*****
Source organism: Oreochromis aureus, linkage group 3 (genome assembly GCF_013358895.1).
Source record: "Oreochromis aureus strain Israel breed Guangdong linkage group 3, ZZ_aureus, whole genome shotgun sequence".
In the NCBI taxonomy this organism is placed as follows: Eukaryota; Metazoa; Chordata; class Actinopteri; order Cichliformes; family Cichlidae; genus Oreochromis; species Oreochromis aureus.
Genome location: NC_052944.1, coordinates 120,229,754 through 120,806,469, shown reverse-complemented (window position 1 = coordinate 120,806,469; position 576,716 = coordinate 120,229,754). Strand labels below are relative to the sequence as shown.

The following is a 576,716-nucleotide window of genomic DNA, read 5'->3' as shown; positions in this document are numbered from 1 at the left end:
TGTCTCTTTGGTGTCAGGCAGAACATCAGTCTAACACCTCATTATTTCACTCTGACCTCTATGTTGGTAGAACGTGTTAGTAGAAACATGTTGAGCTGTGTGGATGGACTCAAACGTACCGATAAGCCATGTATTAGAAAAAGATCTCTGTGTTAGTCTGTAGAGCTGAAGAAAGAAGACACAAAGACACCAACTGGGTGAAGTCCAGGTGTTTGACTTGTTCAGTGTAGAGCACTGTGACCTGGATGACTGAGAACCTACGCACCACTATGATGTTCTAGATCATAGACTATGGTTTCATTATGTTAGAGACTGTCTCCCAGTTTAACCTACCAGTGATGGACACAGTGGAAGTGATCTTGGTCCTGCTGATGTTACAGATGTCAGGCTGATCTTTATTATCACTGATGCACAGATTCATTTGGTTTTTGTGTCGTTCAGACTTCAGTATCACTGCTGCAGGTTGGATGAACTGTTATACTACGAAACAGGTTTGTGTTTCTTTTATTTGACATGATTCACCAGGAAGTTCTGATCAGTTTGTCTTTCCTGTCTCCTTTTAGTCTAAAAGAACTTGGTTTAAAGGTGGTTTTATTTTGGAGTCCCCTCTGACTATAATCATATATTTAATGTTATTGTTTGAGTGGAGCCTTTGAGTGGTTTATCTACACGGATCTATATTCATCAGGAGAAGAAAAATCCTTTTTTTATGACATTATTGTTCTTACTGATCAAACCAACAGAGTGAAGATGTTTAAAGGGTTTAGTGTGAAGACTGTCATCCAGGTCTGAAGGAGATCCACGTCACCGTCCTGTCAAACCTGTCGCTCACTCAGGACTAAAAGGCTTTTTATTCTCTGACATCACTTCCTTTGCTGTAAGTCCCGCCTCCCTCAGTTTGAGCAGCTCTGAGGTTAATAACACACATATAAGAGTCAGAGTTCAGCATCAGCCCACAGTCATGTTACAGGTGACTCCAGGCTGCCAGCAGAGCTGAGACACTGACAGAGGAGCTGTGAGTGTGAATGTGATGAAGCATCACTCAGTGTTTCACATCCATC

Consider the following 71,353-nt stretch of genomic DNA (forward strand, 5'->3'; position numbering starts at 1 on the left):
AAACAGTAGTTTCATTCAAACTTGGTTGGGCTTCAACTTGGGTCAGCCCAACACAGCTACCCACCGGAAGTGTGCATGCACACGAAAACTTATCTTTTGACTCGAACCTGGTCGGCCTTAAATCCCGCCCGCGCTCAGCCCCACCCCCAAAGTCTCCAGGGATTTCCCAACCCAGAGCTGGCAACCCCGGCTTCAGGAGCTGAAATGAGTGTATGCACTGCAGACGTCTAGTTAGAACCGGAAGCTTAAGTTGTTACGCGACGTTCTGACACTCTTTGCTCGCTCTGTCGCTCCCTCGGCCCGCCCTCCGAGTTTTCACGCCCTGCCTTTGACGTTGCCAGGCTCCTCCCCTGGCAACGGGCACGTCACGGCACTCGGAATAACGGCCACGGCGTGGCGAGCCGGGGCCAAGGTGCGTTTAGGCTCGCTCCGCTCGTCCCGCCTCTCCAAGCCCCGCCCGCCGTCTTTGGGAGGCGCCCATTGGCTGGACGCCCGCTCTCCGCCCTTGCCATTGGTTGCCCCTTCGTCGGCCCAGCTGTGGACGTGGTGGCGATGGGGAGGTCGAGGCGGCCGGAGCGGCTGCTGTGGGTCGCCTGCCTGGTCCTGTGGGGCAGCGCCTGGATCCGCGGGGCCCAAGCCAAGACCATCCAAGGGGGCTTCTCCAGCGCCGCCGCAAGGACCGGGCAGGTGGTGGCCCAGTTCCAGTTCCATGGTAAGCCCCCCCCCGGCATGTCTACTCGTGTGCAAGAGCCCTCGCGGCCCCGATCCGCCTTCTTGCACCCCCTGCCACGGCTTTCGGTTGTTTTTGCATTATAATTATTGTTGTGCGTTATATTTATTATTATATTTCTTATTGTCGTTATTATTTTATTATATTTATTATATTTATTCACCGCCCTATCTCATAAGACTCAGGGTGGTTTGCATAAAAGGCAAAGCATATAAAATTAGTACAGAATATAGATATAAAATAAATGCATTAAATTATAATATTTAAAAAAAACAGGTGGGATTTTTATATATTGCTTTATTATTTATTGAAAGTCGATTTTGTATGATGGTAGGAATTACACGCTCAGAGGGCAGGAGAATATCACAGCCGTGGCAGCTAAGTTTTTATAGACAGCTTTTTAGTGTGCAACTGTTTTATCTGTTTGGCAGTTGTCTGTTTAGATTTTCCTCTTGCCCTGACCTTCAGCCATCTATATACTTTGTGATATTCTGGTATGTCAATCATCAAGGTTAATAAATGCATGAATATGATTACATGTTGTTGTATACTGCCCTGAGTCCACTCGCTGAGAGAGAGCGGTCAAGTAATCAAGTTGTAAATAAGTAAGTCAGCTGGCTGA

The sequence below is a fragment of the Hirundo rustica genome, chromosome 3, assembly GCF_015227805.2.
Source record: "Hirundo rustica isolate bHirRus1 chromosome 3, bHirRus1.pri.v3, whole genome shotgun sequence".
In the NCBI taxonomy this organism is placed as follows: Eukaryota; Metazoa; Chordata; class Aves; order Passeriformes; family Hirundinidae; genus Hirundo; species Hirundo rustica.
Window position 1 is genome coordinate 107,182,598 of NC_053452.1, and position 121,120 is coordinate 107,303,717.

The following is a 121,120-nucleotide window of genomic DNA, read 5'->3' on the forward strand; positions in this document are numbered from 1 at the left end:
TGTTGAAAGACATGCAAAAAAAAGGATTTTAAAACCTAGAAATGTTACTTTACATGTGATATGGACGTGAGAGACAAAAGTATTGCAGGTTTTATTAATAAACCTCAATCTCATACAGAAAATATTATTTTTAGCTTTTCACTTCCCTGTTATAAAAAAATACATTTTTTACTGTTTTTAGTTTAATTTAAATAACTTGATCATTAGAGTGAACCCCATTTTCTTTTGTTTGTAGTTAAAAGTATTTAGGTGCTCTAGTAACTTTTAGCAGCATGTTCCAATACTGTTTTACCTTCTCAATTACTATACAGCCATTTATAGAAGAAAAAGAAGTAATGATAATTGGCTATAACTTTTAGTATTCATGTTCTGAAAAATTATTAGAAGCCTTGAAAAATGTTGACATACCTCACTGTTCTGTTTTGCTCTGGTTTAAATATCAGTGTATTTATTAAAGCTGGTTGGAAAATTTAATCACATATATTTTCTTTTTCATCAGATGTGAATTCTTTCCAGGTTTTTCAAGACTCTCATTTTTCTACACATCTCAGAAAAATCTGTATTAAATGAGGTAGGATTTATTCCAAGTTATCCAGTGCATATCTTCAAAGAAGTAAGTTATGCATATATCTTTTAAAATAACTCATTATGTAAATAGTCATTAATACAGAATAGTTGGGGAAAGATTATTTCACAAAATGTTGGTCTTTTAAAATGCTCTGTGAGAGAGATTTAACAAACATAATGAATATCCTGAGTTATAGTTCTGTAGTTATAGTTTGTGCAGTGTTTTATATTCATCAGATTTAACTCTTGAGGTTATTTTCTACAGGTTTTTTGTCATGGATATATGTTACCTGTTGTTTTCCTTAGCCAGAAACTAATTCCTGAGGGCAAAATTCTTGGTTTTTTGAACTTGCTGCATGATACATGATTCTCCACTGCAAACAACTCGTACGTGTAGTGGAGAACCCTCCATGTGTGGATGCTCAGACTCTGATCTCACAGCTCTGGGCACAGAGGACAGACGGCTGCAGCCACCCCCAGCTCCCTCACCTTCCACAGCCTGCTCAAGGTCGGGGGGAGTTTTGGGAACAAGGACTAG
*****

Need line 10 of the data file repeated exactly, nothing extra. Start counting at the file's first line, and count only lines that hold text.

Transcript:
Source record: "Hirundo rustica isolate bHirRus1 chromosome 3, bHirRus1.pri.v3, whole genome shotgun sequence".